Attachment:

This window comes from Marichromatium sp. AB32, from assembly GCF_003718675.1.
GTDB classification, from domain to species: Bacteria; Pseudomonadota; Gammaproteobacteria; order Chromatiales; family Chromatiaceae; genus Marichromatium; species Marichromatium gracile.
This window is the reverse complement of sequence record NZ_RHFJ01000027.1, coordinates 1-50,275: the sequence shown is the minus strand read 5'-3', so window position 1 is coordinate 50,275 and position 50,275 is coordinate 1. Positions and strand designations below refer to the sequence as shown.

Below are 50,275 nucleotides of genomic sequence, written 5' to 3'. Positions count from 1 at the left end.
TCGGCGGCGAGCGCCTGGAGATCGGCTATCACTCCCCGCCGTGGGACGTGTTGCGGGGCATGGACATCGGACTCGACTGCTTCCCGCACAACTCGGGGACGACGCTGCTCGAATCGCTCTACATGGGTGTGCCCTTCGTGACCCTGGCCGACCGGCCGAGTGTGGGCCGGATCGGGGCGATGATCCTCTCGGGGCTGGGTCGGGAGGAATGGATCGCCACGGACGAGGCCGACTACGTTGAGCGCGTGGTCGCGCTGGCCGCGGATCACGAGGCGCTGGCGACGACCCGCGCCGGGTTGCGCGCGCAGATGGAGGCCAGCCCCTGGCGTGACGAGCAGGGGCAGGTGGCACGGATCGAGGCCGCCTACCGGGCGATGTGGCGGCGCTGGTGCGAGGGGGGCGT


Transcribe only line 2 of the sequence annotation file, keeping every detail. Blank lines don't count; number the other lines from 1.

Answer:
GTDB classification, from domain to species: Bacteria; Pseudomonadota; Gammaproteobacteria; order Chromatiales; family Chromatiaceae; genus Marichromatium; species Marichromatium gracile.